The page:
How lucky is it that it rhymes? You won’t forget it now :-).
I’ve been talking a lot with couples about play and how important it is to maintaining a healthy relationship. It is formative and connective. It is what we do together in the beginning. We poke fun at each other, laugh, trick, poke, and chase. We can feel childlike in our freedom with each other.
We have bills.
our bodies change.
we have fights.
All of these things happen to some extent within all relationships. For some couples, the stress of life creates a tone of seriousness in daily life. Understandably so. However when this happens it is all work and no play and Jack and Jane become a dull couple. And they deeply miss each other, and the fun, and the way “it was” but they just aren’t sure what the issue is.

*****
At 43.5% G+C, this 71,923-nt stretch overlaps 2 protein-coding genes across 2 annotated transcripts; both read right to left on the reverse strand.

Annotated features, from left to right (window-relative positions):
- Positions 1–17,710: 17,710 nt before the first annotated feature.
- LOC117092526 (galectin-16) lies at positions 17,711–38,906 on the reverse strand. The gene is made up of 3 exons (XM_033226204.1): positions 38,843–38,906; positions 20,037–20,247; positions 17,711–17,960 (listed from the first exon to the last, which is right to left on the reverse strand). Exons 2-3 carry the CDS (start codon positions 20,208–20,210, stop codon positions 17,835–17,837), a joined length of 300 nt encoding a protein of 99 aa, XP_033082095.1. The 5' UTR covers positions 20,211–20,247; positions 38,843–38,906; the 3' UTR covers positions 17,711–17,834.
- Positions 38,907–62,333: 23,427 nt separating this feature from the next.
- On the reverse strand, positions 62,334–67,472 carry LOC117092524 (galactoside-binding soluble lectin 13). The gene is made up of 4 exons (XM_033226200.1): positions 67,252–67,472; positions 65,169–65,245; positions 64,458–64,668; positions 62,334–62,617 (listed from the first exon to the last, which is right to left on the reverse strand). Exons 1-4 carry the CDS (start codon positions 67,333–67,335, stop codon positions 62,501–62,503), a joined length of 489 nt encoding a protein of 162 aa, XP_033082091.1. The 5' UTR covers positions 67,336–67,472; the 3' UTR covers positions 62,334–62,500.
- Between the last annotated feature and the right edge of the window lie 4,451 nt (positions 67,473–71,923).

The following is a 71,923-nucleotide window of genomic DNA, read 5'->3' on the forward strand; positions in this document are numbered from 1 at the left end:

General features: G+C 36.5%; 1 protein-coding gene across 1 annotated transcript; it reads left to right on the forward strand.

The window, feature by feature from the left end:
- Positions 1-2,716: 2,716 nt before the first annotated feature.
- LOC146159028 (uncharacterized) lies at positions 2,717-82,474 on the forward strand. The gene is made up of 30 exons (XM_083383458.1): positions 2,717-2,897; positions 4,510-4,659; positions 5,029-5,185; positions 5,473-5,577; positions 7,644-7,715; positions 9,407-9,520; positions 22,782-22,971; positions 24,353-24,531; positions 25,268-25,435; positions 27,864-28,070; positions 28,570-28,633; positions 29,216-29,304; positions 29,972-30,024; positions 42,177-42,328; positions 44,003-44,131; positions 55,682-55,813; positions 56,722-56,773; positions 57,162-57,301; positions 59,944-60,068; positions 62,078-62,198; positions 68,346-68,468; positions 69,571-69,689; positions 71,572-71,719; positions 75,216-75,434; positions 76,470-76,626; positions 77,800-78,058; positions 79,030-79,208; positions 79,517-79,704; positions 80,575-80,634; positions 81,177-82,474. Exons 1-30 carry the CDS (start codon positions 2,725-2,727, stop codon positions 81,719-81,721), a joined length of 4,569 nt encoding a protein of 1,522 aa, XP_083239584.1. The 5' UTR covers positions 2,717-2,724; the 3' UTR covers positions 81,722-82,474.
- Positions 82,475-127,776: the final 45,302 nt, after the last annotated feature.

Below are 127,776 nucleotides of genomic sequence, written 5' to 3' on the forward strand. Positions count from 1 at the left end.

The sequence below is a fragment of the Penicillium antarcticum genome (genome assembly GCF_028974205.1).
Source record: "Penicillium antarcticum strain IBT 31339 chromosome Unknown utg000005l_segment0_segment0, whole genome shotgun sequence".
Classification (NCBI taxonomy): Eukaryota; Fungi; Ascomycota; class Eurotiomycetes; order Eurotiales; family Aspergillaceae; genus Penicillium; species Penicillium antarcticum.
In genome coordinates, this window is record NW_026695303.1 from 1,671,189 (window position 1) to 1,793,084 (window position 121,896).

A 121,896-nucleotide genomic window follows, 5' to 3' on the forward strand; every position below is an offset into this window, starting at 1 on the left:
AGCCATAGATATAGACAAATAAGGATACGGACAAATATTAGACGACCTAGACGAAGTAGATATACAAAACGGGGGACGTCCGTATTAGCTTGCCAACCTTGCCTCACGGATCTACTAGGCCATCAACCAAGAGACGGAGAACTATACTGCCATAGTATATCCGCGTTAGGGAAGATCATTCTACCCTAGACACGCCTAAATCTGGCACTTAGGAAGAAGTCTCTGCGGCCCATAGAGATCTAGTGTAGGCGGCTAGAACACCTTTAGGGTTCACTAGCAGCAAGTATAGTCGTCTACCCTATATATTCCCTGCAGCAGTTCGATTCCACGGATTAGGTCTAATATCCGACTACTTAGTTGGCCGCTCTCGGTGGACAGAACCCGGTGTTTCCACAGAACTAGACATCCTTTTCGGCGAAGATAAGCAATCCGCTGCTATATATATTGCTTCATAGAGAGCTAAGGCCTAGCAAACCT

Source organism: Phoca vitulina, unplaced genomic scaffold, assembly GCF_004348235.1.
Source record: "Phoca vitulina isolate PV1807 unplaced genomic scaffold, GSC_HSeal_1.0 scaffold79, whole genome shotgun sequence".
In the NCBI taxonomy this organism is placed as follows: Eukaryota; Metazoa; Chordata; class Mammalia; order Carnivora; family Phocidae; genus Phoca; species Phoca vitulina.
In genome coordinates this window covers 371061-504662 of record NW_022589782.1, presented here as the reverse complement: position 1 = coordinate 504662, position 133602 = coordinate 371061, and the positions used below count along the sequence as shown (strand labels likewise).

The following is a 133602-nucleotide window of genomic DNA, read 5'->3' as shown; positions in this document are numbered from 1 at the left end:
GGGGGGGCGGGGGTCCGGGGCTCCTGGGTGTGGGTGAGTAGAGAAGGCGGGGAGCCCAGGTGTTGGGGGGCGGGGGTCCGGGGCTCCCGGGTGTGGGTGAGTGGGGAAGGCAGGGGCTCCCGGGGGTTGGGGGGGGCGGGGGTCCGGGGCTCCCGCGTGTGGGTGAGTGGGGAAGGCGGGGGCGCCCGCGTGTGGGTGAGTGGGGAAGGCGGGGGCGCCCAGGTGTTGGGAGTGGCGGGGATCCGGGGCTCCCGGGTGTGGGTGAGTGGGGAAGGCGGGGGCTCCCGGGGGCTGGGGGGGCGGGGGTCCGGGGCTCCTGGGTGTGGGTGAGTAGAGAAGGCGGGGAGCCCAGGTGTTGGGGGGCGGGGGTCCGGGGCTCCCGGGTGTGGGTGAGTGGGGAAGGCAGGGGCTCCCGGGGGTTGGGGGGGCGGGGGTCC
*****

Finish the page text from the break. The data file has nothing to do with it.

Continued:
They begin to believe that the issue is everything but what the issue actually is. They believe they chose wrong, that they are not liked, that their partner is really really boring. These are incredibly painful thoughts.
Until I point out to them that it is play. And then we explore what that means. How do we play with each other when we are no longer children? How do we play when our bodies hurt? Or when we are tired? How did we play in the beginning?
Play is lightness, humor, adventure, and silliness. Play is moving your body.
Perhaps, you can reflect on this with your partner. It might be fun.
Elizabeth Earnshaw, LMFT is a licensed Marriage and Family Therapist in Philadelphia, Pennsylvania. She offers couples a warm environment to explore their challenges and begin to develop skills to deepen their understanding of each other. She supports intimacy development, conflict resolution skills, and building a future together. While in the therapy room, she encourages couples to balance seriousness with play. Sometimes therapy can actually be fun.